“Whether it is a leading edge technology startup in San Francisco, a small bakery in Brooklyn or a mom-and-pop diner in Ohio, all small businesses face a common challenge in securing affordable financing,” said Velázquez. “This program ensures more businesses can access capital to grow, invest in their operations and, ultimately, create jobs. This bill will help yet more entrepreneurs access capital, creating greater economic opportunity. Importantly, I am pleased this bipartisan measure includes a provision allowing the agency flexibility to handle unexpected high demand for loans and guaranteeing there are no interruptions in the flow of capital to small firms. I thank my colleagues for working in such a bipartisan manner in advancing this bill to enactment.”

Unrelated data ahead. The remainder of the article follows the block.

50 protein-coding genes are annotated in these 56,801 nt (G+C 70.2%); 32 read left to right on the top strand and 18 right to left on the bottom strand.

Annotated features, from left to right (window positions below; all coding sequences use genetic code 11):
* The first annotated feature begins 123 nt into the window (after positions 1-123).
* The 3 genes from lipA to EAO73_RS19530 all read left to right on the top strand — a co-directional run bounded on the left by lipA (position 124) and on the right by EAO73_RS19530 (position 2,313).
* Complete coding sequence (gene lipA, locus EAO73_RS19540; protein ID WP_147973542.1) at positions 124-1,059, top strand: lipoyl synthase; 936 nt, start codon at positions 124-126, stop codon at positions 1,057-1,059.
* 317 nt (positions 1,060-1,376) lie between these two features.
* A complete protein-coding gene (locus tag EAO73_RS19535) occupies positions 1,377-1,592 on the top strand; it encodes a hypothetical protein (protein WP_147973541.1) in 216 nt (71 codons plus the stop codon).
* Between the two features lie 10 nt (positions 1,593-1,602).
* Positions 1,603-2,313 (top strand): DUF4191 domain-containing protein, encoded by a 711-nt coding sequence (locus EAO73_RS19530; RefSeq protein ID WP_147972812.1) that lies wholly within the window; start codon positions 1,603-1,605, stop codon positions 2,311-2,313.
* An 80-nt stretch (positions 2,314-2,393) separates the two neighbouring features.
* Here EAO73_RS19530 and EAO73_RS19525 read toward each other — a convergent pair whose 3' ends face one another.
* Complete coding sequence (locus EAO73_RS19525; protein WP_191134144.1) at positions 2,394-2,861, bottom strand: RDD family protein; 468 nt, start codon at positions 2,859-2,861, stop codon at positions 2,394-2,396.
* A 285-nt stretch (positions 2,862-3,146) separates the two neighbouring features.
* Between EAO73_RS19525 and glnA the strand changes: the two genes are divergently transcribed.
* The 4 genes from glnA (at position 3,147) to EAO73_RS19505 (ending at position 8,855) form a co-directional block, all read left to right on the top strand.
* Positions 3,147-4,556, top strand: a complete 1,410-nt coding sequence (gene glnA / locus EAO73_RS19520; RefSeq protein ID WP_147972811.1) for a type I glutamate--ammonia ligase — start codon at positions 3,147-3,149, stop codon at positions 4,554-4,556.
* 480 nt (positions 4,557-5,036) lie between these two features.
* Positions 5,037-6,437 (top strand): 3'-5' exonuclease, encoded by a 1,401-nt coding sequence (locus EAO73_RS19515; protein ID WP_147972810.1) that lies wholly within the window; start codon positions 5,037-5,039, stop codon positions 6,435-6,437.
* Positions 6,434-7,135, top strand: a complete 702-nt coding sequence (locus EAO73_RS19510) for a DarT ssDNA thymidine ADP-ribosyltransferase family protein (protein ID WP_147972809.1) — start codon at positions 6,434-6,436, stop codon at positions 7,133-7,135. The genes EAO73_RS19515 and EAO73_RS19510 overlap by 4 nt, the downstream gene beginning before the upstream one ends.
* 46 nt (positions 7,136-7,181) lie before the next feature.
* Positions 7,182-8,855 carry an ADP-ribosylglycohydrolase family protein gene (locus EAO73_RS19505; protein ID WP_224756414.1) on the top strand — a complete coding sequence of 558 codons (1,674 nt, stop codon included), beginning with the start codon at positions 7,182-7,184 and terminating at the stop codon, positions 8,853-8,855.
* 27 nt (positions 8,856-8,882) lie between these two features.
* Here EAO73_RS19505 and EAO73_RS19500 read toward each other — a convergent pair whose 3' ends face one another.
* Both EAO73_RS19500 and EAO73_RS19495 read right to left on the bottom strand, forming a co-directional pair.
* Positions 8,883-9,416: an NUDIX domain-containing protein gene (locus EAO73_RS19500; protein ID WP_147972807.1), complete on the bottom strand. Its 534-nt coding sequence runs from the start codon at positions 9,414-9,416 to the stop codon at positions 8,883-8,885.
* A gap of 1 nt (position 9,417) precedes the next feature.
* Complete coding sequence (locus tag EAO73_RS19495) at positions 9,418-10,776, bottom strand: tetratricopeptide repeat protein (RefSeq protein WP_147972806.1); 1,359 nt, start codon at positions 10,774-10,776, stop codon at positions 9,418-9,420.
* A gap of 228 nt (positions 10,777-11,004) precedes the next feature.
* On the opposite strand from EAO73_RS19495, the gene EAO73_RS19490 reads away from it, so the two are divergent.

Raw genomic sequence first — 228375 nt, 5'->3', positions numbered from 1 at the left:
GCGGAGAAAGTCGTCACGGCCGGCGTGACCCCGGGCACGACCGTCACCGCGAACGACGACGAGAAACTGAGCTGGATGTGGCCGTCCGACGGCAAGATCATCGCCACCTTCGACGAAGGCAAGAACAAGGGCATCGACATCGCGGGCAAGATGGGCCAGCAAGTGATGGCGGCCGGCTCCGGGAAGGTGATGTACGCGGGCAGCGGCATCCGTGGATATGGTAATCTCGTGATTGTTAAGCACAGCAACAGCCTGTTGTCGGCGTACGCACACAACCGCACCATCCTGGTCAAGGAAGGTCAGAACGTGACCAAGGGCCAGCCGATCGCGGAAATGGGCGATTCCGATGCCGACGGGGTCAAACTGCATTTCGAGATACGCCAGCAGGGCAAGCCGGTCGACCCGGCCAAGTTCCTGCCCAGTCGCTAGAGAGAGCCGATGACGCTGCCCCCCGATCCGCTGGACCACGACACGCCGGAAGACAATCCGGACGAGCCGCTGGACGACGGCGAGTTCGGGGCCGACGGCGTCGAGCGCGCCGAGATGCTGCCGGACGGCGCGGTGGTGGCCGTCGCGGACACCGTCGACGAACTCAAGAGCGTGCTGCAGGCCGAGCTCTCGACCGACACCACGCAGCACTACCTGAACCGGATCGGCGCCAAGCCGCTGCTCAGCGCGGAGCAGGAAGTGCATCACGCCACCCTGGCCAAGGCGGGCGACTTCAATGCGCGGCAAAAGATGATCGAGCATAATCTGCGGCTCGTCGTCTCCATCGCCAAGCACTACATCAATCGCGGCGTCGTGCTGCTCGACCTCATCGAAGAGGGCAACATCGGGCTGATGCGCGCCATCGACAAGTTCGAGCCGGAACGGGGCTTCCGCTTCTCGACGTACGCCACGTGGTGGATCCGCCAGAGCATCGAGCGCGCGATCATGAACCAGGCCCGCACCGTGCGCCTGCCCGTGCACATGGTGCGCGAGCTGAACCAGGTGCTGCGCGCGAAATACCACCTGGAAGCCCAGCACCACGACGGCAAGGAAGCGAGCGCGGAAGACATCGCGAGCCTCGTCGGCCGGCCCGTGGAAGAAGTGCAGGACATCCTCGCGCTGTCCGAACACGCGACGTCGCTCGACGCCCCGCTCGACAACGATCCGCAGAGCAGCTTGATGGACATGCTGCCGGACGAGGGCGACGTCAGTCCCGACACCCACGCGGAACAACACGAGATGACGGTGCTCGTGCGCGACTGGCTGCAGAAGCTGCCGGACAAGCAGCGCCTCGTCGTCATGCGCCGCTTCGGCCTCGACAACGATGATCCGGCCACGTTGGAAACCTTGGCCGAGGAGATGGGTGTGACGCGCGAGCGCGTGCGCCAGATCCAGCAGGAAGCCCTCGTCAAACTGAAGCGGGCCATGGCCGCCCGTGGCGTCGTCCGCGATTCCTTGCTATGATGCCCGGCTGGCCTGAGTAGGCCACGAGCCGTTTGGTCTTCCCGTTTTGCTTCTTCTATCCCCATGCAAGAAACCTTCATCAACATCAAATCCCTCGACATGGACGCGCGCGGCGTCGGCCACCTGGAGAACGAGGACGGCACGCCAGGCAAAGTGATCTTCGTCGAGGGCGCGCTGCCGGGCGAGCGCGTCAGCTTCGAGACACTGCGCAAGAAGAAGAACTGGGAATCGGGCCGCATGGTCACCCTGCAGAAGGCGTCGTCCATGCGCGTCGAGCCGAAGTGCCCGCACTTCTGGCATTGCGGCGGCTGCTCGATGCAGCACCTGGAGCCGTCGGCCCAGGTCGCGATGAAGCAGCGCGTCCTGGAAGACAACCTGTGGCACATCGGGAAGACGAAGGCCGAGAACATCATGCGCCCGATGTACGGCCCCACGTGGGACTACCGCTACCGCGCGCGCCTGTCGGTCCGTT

“Small businesses are the backbone of New Hampshire’s economy, and I am pleased to see our bipartisan legislation to improve the SBA’s 7(a) loan program signed into law,” said Shaheen. “This program provides critical resources and access to credit for Granite Staters who are starting a business, and helps owners who have been in business for years to expand their workforce. I will continue to reach across the aisle to advocate on their behalf so New Hampshire owners can access the capital they need to succeed and grow our state’s economy.”